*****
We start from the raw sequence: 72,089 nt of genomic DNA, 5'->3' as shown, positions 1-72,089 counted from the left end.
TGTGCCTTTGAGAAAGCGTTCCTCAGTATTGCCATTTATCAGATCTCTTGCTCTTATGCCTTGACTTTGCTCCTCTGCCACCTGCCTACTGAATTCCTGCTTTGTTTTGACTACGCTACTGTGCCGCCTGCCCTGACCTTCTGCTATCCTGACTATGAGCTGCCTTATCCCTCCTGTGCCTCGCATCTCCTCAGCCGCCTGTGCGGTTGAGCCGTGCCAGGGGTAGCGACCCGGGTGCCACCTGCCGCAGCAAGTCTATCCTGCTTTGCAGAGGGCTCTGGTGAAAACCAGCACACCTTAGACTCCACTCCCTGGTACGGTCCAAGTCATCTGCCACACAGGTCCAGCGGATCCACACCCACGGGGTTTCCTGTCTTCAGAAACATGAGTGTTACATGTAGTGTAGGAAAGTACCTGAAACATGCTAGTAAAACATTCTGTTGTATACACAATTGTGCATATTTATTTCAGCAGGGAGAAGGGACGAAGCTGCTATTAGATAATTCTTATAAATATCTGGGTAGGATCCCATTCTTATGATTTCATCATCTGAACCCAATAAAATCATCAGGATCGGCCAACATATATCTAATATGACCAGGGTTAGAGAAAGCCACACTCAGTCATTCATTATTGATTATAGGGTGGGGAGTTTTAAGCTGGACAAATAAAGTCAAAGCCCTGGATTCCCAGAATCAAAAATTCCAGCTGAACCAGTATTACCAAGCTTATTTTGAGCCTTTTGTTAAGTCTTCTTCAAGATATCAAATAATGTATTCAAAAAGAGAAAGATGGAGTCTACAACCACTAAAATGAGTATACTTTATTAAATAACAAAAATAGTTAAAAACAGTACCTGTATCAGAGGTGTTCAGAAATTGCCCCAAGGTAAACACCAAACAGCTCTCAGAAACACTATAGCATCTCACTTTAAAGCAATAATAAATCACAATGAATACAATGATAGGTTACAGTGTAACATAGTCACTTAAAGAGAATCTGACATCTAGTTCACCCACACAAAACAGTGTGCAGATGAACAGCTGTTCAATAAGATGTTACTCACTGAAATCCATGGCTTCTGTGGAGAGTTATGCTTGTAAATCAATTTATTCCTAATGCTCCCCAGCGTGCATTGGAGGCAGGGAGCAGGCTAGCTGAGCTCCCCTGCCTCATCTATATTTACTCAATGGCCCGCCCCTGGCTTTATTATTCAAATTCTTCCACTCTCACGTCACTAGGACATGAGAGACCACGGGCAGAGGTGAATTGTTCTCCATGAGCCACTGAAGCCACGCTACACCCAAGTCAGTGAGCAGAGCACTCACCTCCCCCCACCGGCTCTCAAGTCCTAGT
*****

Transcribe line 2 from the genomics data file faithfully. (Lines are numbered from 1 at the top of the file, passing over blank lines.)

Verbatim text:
TGTGCCTTTGAGAAAGCGTTCCTCAGTATTGCCATTTATCAGATCTCTTGCTCTTATGCCTTGACTTTGCTCCTCTGCCACCTGCCTACTGAATTCCTGCTTTGTTTTGACTACGCTACTGTGCCGCCTGCCCTGACCTTCTGCTATCCTGACTATGAGCTGCCTTATCCCTCCTGTGCCTCGCATCTCCTCAGCCGCCTGTGCGGTTGAGCCGTGCCAGGGGTAGCGACCCGGGTGCCACCTGCCGCAGCAAGTCTATCCTGCTTTGCAGAGGGCTCTGGTGAAAACCAGCACACCTTAGACTCCACTCCCTGGTACGGTCCAAGTCATCTGCCACACAGGTCCAGCGGATCCACACCCACGGGGTTTCCTGTCTTCAGAAACATGAGTGTTACATGTAGTGTAGGAAAGTACCTGAAACATGCTAGTAAAACATTCTGTTGTATACACAATTGTGCATATTTATTTCAGCAGGGAGAAGGGACGAAGCTGCTATTAGATAATTCTTATAAATATCTGGGTAGGATCCCATTCTTATGATTTCATCATCTGAACCCAATAAAATCATCAGGATCGGCCAACATATATCTAATATGACCAGGGTTAGAGAAAGCCACACTCAGTCATTCATTATTGATTATAGGGTGGGGAGTTTTAAGCTGGACAAATAAAGTCAAAGCCCTGGATTCCCAGAATCAAAAATTCCAGCTGAACCAGTATTACCAAGCTTATTTTGAGCCTTTTGTTAAGTCTTCTTCAAGATATCAAATAATGTATTCAAAAAGAGAAAGATGGAGTCTACAACCACTAAAATGAGTATACTTTATTAAATAACAAAAATAGTTAAAAACAGTACCTGTATCAGAGGTGTTCAGAAATTGCCCCAAGGTAAACACCAAACAGCTCTCAGAAACACTATAGCATCTCACTTTAAAGCAATAATAAATCACAATGAATACAATGATAGGTTACAGTGTAACATAGTCACTTAAAGAGAATCTGACATCTAGTTCACCCACACAAAACAGTGTGCAGATGAACAGCTGTTCAATAAGATGTTACTCACTGAAATCCATGGCTTCTGTGGAGAGTTATGCTTGTAAATCAATTTATTCCTAATGCTCCCCAGCGTGCATTGGAGGCAGGGAGCAGGCTAGCTGAGCTCCCCTGCCTCATCTATATTTACTCAATGGCCCGCCCCTGGCTTTATTATTCAAATTCTTCCACTCTCACGTCACTAGGACATGAGAGACCACGGGCAGAGGTGAATTGTTCTCCATGAGCCACTGAAGCCACGCTACACCCAAGTCAGTGAGCAGAGCACTCACCTCCCCCCACCGGCTCTCAAGTCCTAGT